As someone who has always considered themselves beautiful at any size, I can't say that I have always loved my body. Sure, there have been moments where I thought I was the sexiest thing walking. But for the most part, all I saw when I looked in the mirror were flaws. My thighs were always too big. Butt full of dimples from cellulite. Boobs always in the way. And my arms too jiggly.
I never saw the same things as others when they looked at me because I was too focused on what I felt needed changing, which caused me to become insecure with my body. Feeling like it wasn't good enough.
At first, I thought that maybe if I lost weight, then I would finally be pleased with what I looked like on the outside. But no matter how small I got, I still couldn't see past my imperfections. Which led to years of comparing my body to countless models and celebrities, wishing I had what they had.
Abs like Janet Jackson. Thighs like Serena Williams. Arms like Angela Bassett. Booty like Melyssa Ford. Legs like Tina Turner. With perfect, perky boobs like Rihanna's that didn't require me to wear a bra.
To associates and the people closest to me, no one ever knew that I was dealing with these insecurities because all they saw was confidence when they saw me. I walk with my head held high, wear whatever I want, can be the life of a party, and have no problem with catching the eye of potential suitors. But on the inside, it was the total opposite.
I was always overly concerned about something falling out, feeling like I had to cover some part of my body or put on shapewear for a smoother appearance. It even got to the point where my body insecurities began spilling over into my relationships. I didn't want to be seen naked with the lights on. Sex had to be done in total darkness or at max, by candlelight. And the thought of wearing lingerie made me even more uncomfortable.
Even though, as a former Victoria's Secret Angel Card carrier, I, like many women eagerly anticipated their semi-annual sales so that I could rack up on all things satin, silk, velvet, and lace. But when it came time to wear it, I felt discomfort like no other. Resulting in a lot of those items being pushed to the back of my drawer only to never again see the light of day.
My body insecurities worsened over time, especially when I began to put on weight. I found myself wearing more black, turning down opportunities to go out, and shying away from cameras. It was bad enough that I knew I was gaining weight, but I didn't want others to notice it either.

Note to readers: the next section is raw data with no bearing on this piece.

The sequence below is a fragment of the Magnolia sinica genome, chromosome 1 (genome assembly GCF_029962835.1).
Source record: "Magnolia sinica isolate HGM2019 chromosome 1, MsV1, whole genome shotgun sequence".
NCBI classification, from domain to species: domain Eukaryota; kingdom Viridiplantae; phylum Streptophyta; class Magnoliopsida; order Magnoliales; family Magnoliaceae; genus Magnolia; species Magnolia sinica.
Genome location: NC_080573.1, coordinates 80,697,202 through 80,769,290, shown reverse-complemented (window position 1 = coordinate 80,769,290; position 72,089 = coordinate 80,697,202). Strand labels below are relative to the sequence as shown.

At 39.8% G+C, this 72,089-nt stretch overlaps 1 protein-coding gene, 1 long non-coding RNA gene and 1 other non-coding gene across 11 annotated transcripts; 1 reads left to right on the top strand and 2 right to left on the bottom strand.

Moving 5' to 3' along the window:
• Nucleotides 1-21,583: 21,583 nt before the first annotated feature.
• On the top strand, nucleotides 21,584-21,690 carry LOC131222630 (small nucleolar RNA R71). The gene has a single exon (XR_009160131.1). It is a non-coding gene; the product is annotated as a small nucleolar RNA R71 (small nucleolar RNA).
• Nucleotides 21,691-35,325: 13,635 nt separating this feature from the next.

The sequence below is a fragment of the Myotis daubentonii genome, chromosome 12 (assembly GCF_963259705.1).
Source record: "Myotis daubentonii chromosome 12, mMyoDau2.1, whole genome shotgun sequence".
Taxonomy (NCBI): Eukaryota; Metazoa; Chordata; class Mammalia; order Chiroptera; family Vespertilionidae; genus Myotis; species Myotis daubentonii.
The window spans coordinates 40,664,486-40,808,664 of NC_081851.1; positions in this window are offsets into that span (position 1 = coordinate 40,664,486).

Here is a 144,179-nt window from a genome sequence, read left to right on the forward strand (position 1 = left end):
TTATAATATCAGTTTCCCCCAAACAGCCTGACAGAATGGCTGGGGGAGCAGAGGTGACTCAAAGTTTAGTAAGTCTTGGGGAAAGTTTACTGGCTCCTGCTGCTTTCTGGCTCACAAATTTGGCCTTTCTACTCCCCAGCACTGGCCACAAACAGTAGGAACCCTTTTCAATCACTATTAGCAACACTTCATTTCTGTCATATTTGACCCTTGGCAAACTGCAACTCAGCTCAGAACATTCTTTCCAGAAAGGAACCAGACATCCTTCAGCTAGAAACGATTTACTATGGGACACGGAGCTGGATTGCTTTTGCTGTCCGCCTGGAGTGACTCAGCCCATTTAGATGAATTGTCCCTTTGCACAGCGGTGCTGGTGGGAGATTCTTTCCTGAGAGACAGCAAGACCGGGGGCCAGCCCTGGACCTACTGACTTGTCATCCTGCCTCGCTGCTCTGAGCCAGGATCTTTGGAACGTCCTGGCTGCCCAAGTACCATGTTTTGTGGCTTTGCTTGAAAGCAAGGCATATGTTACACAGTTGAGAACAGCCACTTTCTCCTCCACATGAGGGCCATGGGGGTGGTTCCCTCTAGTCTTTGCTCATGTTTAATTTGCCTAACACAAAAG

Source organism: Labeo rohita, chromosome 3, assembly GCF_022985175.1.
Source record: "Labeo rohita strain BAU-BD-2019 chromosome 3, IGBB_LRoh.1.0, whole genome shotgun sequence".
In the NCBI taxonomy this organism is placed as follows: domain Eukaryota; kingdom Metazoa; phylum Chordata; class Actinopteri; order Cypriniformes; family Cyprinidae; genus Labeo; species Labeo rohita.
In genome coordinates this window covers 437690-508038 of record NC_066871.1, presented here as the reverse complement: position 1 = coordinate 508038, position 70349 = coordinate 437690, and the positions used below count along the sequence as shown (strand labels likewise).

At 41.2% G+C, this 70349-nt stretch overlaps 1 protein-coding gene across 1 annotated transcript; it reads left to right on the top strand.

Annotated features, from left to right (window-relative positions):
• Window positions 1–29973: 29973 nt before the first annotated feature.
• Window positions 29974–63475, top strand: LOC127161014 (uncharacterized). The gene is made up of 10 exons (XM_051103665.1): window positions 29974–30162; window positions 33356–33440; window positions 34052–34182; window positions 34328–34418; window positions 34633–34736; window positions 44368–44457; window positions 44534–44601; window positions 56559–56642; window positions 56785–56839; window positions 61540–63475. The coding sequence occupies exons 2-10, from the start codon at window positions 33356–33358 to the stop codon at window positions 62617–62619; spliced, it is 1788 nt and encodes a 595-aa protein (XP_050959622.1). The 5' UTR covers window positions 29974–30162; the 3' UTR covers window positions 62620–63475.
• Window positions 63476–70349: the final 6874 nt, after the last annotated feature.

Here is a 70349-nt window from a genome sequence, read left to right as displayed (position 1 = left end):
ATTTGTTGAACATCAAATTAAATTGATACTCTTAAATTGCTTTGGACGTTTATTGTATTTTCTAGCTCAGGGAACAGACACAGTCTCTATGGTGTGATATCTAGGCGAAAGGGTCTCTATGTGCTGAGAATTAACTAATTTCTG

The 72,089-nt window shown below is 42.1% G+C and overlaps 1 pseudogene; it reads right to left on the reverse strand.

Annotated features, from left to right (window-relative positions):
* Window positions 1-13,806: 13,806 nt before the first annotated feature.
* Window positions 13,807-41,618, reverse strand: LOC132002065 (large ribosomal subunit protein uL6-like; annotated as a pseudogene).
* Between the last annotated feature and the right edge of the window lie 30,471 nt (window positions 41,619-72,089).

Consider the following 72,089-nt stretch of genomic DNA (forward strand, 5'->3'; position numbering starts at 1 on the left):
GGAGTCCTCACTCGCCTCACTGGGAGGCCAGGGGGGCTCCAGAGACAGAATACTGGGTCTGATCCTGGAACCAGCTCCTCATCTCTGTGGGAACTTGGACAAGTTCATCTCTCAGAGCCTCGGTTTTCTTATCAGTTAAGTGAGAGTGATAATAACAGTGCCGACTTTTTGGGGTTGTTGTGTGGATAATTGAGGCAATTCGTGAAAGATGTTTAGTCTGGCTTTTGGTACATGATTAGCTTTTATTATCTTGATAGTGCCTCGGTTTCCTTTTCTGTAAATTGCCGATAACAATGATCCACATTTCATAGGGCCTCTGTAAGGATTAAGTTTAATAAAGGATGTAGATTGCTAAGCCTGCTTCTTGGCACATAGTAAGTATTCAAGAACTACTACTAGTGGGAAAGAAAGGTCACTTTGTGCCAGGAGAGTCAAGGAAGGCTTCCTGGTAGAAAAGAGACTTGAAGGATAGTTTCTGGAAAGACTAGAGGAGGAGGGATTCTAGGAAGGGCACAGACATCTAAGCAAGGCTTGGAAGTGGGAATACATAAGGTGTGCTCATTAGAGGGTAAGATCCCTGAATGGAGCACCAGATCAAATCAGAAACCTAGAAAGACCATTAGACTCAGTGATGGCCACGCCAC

However, at some point last year, shortly after I committed to a new fitness journey, I started to become comfortable in my body. Maybe it was because I needed to reach my heaviest size to appreciate the body that I had been given, or maybe I just reached the age where I stopped giving a damn. But something in me caused me to find my confidence.
And this newfound confidence made me want to invest in lingerie once again. But this time, with the intent to actually wear it.
So, I began purchasing pieces here and there. Trying them on while admiring my body in the mirror. Marveling at just how perfectly each piece adorned the areas that I thought were my ugliest. How the strings were strategically placed on various parts of my body. The lace seductively covered my most intimate parts. The cups lifted my breasts, giving them that perfect look that I had always strived for.
Even the way each item enhanced my God-given curves.
The way I looked when I saw myself in the mirror wearing my lingerie made me feel sexy, confident, bold, and beautiful. It forced me to see what others had always seen in me and to love my body in ways that I never thought were possible.
Nowadays, my drawers are filled with lingerie because I never want to lose sight of this feeling. I never want to revert to the days of feeling insecure in my body. Nor do I want to see flaws whenever I look in the mirror.
Because for me, wearing lingerie is more than just something to entice my partner or to spice things up in the bedroom. It is now a tool to help me feel sexy and remind me of my beauty. A way for me to fall deeper in love with my body. A symbol of how far I have come in my self-love, body-positivity journey.
Featured image by Racquel Coral